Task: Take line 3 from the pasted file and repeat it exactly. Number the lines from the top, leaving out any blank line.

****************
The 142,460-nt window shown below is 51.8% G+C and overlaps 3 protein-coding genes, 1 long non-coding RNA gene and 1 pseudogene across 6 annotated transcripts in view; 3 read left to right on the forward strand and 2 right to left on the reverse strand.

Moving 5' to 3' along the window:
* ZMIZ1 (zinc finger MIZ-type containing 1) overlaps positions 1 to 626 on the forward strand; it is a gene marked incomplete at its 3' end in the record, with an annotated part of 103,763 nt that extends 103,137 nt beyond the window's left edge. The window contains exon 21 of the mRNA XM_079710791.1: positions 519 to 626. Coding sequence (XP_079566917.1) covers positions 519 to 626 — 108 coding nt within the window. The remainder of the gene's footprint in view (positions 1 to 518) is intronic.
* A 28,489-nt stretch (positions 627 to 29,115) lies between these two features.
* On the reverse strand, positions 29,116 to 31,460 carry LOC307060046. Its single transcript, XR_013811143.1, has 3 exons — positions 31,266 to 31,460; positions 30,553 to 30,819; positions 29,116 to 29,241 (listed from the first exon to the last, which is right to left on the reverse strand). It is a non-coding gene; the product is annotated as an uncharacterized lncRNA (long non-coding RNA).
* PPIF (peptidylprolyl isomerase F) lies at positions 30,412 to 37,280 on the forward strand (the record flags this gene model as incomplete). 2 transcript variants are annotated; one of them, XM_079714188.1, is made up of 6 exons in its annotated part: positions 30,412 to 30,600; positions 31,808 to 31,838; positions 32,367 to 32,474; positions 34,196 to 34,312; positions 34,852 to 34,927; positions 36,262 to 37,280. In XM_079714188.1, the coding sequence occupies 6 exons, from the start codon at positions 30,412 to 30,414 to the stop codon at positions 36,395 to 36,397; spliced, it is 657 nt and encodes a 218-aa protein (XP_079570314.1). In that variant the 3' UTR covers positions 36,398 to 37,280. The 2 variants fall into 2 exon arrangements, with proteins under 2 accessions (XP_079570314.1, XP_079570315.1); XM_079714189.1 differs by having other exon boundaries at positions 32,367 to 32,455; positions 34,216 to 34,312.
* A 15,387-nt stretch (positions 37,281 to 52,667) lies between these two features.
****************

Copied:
* ZMIZ1 (zinc finger MIZ-type containing 1) overlaps positions 1 to 626 on the forward strand; it is a gene marked incomplete at its 3' end in the record, with an annotated part of 103,763 nt that extends 103,137 nt beyond the window's left edge. The window contains exon 21 of the mRNA XM_079710791.1: positions 519 to 626. Coding sequence (XP_079566917.1) covers positions 519 to 626 — 108 coding nt within the window. The remainder of the gene's footprint in view (positions 1 to 518) is intronic.